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Harrison goes from Jeremy Kyle repeats to Durham's frontline
THINGS did not go quite as well for Jamie Harrison yesterday as on the previous day, but at 22 he is already well aware of life's ups and downs.
After completing his maiden five-wicket haul on Saturday, the left-arm swing bowler recalled how he went from playing first-class cricket last summer to watching daytime television.
The Sedbergh School product took four for 112 on his debut at Taunton in May last year and followed up with two more good performances before breaking down with shin splints.
"I went from playing first-class cricket to sitting on the sofa watching Jeremy Kyle double bills," he said. "The memory of that on dark winter days was what kept me going to the swimming pool for an hour at 6am and 10pm.
"I didn't want to go from such a high to such a low again. I also put in a lot of work with Durham's conditioning coach, Mike King, and now I feel strong, which I think has helped me to keep my pace more consistent."
In fact, he looks a shade quicker than last season and while he generally pitches the ball up and swings it into the right-handers, he also showed he can achieve good bounce.
Having picked up two wickets on Friday, Harrison took three of Surrey's remaining four when play began an hour late on Saturday to finish with five for 31.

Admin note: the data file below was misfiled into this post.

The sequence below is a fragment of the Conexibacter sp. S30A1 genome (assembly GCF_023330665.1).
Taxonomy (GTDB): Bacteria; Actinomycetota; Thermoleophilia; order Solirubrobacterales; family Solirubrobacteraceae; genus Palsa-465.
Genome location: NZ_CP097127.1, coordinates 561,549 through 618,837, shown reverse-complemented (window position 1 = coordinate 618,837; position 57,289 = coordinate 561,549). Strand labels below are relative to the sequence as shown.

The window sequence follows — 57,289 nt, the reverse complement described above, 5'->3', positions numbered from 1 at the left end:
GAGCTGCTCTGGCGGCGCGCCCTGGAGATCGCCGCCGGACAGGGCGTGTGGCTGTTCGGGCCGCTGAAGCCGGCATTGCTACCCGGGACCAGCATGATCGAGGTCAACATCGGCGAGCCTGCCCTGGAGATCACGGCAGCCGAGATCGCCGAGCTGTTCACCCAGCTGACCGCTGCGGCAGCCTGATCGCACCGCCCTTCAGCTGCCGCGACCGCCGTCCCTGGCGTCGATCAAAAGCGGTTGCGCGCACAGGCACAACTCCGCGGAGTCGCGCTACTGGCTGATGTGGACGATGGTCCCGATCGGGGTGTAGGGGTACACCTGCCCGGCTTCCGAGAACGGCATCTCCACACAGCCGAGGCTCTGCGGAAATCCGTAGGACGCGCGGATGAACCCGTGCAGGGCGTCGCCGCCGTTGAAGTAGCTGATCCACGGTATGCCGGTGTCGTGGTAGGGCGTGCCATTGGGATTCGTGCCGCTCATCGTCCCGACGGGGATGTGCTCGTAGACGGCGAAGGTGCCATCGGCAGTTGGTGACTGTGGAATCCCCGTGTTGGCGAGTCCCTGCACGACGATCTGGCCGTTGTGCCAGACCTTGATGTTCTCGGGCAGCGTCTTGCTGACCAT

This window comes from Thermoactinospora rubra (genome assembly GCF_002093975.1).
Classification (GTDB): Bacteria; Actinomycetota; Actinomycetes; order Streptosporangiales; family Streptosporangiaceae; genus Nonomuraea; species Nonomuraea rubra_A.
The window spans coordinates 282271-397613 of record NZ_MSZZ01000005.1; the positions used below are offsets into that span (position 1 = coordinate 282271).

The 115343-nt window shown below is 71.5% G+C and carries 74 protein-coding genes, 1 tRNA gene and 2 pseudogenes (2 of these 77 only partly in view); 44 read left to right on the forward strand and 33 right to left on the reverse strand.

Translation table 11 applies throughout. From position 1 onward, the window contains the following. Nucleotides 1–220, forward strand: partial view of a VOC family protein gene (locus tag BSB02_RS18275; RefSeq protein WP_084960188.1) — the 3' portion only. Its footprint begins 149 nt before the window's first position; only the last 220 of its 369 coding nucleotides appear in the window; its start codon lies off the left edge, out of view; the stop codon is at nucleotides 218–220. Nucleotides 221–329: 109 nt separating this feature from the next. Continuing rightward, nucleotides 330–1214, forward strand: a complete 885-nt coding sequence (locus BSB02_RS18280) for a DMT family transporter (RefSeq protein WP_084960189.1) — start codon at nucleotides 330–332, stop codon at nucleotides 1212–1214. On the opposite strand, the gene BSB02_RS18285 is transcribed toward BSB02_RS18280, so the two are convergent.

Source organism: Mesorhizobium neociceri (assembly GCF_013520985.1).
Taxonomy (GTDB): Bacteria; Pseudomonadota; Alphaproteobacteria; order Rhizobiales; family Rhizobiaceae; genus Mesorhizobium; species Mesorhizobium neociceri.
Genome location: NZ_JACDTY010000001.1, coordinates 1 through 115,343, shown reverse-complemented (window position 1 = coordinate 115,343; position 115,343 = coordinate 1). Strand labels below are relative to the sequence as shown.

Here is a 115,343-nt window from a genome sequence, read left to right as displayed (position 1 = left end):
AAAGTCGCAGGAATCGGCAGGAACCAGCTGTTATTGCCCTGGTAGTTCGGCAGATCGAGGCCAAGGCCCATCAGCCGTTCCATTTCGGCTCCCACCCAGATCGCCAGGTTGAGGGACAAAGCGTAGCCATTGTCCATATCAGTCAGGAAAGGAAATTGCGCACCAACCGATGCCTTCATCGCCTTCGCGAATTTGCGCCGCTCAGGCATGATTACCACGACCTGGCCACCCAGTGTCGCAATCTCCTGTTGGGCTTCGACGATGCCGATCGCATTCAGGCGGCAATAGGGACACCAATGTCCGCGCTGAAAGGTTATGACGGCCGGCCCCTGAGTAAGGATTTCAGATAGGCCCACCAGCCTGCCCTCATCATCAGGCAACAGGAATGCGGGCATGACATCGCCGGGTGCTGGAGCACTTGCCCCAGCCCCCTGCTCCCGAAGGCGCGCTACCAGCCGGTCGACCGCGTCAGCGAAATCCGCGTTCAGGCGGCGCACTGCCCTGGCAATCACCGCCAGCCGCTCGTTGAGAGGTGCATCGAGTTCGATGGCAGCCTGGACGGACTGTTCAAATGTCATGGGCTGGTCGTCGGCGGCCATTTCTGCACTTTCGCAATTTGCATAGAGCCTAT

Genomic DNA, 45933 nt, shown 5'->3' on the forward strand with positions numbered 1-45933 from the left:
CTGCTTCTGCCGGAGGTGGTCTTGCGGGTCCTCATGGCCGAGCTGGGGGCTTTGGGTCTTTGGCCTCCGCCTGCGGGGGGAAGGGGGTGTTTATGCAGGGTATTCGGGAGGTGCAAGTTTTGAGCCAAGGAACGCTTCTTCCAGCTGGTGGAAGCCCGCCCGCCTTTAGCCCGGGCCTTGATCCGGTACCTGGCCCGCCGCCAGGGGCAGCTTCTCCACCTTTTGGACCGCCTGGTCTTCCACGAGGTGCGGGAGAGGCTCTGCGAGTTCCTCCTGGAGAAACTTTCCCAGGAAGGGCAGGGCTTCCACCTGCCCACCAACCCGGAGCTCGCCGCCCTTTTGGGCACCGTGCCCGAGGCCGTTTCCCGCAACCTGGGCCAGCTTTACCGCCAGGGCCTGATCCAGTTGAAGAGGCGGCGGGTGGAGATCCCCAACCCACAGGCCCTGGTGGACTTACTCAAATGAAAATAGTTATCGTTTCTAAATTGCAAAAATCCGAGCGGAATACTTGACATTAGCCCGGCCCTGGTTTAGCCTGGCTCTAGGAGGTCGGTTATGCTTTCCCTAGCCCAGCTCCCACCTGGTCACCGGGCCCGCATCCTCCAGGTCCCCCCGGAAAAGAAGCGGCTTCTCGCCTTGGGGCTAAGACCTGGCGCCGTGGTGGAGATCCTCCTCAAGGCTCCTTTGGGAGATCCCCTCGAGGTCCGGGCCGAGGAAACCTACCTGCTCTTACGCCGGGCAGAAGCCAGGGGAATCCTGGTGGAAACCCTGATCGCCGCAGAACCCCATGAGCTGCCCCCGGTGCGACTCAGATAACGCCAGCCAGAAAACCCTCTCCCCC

When Surrey resumed on 97 for six acting captain Gareth Batty slapped a low catch to Mark Stoneman at point off Chris Rushworth in the second over.
Harrison did the rest, pinning Chris Tremlett lbw before twice hitting Tim Linley on the boot with swinging yorkers. Why the first lbw appeal was not upheld only Michael Gough knows, but he couldn't turn down the second.
Last man Jade Dernbach decided a wild swing was his best option, only to lose his off stump.
It had taken only 4.4 overs to wrap up the innings and when Surrey followed on left-hander Arun Harinath shuffled across in the fourth over and was bowled round his legs by Harrison.
"The plan was to bowl at off stump," he said. "But both left-handers were getting well across so I got a bit greedy and bowled one a bit straighter."
So well was Harrison bowling that it was a surprise he didn't continue after lunch, when Usman Arshad, known to his team-mates as Benny, replaced him and was hit for two fours in his opening over by Hashim Amla.
But he took wickets with the first two balls of his second over. An edged drive by left-hander Rory Burns was caught by Scott Borthwick at second slip, then Vikram Solanki gloved a leg-side catch to Phil Mustard.
"I was a bit disappointed not to continue after lunch because I always want to bowl," said Harrison. "But Benny came on and did a great job.
"I've played a lot with him and Keaton Jennings and Mark Wood and it's great that we're all getting a chance.
"The main thing for me this season has been staying on the pitch. It was just a matter of being patient and waiting for my chance.
"I had a couple of weeks with Stockton when I hit my straps and really felt I was back to bowling a good line and length."
Harrison admitted that when Hashim Amla came to the crease he tried to forget that he was bowling to the world's best batsman.
But he was left in little doubt of Amla's ability yesterday when the South African kept tucking swinging deliveries away through mid-wicket.
It may have brought Harrison back down to earth, but Saturday's on-lookers had every reason to believe that Durham have unearthed another Simon Brown.